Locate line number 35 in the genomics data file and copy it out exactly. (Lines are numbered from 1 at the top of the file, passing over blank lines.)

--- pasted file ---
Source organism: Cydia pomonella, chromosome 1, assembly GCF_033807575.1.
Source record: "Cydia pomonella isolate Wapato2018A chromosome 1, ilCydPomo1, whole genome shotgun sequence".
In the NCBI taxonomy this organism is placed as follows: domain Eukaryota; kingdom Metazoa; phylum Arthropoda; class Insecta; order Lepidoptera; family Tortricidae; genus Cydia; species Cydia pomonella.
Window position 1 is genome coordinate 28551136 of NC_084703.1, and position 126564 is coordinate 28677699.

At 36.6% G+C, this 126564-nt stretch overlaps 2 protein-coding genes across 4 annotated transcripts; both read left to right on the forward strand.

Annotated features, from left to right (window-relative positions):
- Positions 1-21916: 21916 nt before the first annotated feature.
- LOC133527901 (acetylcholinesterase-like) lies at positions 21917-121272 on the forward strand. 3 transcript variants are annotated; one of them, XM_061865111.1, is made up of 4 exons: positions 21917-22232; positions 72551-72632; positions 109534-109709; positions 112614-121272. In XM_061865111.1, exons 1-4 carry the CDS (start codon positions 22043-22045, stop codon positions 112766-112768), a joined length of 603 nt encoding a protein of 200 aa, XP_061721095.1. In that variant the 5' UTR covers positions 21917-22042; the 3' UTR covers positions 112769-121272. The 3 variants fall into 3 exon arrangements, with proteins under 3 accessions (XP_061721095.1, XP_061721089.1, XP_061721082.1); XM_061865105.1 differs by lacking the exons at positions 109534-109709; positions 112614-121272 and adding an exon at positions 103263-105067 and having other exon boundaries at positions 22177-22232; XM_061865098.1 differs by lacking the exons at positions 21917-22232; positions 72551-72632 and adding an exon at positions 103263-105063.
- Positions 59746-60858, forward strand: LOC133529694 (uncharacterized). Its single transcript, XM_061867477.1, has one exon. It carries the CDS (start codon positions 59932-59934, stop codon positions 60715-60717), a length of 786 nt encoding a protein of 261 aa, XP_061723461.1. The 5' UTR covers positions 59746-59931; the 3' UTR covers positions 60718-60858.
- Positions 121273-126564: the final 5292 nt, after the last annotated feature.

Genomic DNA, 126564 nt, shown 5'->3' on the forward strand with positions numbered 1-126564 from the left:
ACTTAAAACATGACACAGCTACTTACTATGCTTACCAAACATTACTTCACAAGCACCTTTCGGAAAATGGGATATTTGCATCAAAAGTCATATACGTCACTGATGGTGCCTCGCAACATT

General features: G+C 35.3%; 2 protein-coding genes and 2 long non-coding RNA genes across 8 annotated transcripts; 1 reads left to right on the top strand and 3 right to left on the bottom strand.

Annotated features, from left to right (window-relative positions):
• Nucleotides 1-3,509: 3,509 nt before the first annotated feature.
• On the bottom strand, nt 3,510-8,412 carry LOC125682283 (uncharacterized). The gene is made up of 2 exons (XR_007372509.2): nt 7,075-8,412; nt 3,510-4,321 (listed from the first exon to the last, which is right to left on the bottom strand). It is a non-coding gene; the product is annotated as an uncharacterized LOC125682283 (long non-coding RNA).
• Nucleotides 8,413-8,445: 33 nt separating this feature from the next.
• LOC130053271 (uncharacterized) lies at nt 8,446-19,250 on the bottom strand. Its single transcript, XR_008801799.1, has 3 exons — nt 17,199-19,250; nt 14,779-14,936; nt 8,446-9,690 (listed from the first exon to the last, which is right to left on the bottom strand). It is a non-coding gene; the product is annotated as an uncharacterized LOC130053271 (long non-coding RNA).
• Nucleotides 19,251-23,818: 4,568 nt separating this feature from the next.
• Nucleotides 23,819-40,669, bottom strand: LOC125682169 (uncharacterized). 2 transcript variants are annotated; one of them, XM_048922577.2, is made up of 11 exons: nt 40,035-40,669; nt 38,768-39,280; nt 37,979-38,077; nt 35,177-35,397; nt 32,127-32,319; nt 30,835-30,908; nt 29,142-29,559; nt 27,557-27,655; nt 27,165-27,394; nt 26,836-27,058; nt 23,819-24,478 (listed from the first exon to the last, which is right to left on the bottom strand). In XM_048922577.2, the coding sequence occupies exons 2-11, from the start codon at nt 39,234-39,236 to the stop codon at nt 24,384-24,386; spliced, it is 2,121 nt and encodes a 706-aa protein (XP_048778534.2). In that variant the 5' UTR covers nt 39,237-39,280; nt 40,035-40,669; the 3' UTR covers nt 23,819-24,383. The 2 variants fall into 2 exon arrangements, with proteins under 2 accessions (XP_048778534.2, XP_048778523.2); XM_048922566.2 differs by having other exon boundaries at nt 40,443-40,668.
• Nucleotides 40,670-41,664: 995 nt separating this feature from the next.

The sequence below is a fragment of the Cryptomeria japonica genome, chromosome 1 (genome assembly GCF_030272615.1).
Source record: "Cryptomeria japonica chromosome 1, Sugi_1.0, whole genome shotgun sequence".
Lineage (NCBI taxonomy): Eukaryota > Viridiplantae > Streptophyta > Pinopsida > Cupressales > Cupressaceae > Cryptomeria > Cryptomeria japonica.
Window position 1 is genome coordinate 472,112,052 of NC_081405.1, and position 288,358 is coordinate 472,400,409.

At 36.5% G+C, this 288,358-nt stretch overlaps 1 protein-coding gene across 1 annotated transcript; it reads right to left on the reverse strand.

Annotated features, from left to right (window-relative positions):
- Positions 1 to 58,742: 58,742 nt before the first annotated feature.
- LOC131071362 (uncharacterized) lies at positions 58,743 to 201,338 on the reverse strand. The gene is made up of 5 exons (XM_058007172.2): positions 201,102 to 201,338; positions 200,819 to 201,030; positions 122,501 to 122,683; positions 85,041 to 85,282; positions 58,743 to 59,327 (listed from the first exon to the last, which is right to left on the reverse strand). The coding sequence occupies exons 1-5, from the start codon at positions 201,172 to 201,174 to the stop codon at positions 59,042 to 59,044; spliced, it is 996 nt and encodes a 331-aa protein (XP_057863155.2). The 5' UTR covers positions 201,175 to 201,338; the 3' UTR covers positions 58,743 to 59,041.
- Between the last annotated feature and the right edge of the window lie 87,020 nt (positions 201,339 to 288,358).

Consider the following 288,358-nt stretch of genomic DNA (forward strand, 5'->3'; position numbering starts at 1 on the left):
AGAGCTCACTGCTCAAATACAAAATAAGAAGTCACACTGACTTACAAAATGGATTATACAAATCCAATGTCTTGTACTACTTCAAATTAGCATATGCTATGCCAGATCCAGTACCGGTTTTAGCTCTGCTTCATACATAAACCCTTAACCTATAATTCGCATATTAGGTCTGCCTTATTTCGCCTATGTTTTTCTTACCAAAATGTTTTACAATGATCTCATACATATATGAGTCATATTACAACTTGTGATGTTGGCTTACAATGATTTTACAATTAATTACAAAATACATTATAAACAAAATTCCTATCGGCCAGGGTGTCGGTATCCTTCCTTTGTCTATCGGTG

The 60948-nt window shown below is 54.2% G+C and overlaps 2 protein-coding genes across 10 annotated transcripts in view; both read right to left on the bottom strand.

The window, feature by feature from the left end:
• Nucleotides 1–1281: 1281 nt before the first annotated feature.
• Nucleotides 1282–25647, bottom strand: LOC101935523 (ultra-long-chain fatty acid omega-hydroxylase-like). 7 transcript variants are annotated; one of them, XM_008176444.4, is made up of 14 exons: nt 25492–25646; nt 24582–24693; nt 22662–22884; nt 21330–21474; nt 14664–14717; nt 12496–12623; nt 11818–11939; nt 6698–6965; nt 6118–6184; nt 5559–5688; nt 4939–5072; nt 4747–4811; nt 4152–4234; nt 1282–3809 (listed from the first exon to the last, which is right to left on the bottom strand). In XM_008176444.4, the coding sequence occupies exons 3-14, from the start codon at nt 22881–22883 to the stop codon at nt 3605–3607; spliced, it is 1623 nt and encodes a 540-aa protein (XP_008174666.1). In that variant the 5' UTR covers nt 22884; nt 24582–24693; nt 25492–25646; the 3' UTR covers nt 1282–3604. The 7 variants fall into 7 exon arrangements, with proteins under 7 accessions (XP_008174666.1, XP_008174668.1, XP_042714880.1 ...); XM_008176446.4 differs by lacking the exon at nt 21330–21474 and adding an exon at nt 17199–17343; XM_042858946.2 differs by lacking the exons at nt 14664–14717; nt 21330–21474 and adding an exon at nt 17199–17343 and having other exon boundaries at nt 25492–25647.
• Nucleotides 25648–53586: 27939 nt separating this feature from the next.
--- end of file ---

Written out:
• Nucleotides 1–1281: 1281 nt before the first annotated feature.